Essentially, rebalancing is about risk mitigation. The most important part of that risk mitigation is maintaining your stock to bond allocation. Within your stocks, you need to weigh it up with the tax hit that comes with rebalancing is worth it since selling down appreciated assets requires paying out capital gains tax, meaning that you can no longer earn returns on the delayed tax payment.

Rebalancing in practice

Let’s say you decided on a target asset allocation of

VAS    30%
VGS    50%
VAF    20%

And let’s say you previously had $100,000 and now have $10,000 to add, but by the time you’re ready to top-up your investment, the values have changed (as they usually do).

Previous amounts Now
VAS $30,000 (30%) $24,000 (22%)
VGS $50,000 (50%) $65,000 (59%)
VAF $20,000 (20%) $21,000 (19%)
$100,000 $110,000

You’re now below your target allocation for VAS (30% 🡆 22%) and VAF (20% 🡆 19%) and over your target allocation of VGS (50% 🡆 59%).

To bring it back to our target, we need to rebalance.

To find what our allocation should look like, we add our new parcel of $10,000 to the current value of $110,000, so we have $120,000 and then split that total between our target allocation as in column 3 below.

Then we note the change required for each as in column 4.

Previous amounts Now Target with $10,000 added Change required
VAS $30,000 (30%) $24,000 (22%) $36,000 (30%) +$12,000
VGS $50,000 (50%) $65,000 (59%) $60,000 (50%) -$5,000
VAF $20,000 (20%) $21,000 (19%) $24,000 (20%) +$3,000
$100,000 $110,000 $120,000

In an ideal situation, we would rebalance by selling $5,000 of VGS, add it to the $10,000 and invest $12,000 into VAS and $3,000 into VAF.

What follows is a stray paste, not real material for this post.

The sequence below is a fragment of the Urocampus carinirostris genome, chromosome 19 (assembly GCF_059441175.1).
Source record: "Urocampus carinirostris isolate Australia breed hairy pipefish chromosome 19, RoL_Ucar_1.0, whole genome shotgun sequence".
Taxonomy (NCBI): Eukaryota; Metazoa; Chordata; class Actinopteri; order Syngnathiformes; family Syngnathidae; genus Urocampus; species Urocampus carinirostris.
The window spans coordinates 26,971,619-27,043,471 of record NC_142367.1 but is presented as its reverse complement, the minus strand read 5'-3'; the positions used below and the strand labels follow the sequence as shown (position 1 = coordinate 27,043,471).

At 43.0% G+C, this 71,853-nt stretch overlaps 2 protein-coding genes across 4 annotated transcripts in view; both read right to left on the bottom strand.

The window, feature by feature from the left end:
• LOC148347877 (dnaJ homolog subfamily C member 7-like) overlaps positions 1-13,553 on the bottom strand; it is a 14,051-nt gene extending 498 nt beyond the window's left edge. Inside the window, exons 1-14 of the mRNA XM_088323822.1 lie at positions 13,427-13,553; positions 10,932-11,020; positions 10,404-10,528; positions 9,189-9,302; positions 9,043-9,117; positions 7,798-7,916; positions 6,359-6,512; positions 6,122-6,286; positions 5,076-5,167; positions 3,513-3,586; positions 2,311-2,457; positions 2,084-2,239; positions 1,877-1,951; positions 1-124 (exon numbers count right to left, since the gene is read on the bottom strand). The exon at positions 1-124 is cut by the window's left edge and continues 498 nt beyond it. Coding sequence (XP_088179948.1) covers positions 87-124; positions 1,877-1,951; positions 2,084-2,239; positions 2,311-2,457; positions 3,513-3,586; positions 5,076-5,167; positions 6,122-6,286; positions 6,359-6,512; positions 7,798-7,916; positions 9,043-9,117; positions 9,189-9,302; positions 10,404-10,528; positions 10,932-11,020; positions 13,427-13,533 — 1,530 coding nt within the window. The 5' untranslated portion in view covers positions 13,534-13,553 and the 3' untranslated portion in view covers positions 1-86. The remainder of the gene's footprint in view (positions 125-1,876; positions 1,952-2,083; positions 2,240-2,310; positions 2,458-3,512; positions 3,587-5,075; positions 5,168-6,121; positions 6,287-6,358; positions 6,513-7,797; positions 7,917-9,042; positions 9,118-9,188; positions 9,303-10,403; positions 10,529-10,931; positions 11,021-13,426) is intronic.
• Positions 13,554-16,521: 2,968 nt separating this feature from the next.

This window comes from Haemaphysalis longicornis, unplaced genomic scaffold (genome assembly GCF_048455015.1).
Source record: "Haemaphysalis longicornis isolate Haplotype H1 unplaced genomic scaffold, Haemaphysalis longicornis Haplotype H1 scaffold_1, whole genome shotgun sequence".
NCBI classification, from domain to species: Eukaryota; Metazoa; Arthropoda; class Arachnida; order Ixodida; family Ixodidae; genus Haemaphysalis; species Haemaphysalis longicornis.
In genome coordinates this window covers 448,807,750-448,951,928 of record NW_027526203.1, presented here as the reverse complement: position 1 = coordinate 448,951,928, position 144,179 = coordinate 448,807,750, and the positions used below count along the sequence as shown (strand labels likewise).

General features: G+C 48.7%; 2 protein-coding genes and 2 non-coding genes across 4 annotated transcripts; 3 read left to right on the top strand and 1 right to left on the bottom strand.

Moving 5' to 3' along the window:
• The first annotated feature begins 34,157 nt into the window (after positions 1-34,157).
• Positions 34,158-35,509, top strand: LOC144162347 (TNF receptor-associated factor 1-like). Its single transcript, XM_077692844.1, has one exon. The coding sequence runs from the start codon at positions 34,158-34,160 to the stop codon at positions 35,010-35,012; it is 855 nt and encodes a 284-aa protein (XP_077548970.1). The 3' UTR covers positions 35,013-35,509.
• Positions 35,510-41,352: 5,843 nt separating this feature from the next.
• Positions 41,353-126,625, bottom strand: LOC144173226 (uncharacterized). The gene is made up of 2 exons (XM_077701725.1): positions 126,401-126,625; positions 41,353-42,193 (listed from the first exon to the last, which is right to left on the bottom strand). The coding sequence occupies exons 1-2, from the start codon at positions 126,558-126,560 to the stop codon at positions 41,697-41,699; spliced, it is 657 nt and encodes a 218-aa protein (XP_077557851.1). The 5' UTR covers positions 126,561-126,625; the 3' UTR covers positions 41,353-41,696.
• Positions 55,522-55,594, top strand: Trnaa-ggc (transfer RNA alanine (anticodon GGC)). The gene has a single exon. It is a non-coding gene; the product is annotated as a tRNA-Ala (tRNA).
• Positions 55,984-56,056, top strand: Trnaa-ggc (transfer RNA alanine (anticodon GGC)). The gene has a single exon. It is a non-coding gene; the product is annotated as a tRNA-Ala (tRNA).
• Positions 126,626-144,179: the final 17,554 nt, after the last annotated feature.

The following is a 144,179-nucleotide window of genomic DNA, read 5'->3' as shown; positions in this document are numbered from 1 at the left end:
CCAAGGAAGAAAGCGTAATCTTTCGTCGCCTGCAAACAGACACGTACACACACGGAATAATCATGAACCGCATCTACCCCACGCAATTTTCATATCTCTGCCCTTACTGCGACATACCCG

But selling down has costs. On top of brokerage costs, we realise capital gains, so it is less tax efficient. Luckily, we don’t need to rebalance into exact proportions every time, so we can just put the whole $10,000 into VAS, and you will have another parcel to bring up the underperformer next time. This is known as “rebalancing with inflows“.

Notice that what is happening here is that you’re buying the cheapest one, so you’re buying low without having to time the market.

I suggest creating your own version of the table above in excel.

Or, you can download the portfolio tracker I use for free, which shows you at a glance which ETF to purchase next.

When your portfolio gets bigger

As your portfolio grows larger, the changes in your portfolio will begin to dwarf your inflows, and you’ll find yourself getting further and further away from your target. We want to maintain our targeted level of risk. If we decided on 30% in safe assets and it becomes 20%, we have a higher risk than what we decided on.

In this case, you probably want to consider rebalancing by selling down the over performer and buying the underperformer when they get too far out of whack from your target.

Let’s add a zero to all the above figures and see that for a million-dollar portfolio.

Previous amounts Now Target with $10,000 added Change required
VAS $300,000 (30%) $240,000 (22%) $333,000 (30%) +$93,000
VGS $500,000 (50%) $650,000 (59%) $555,000 (50%) -$95,000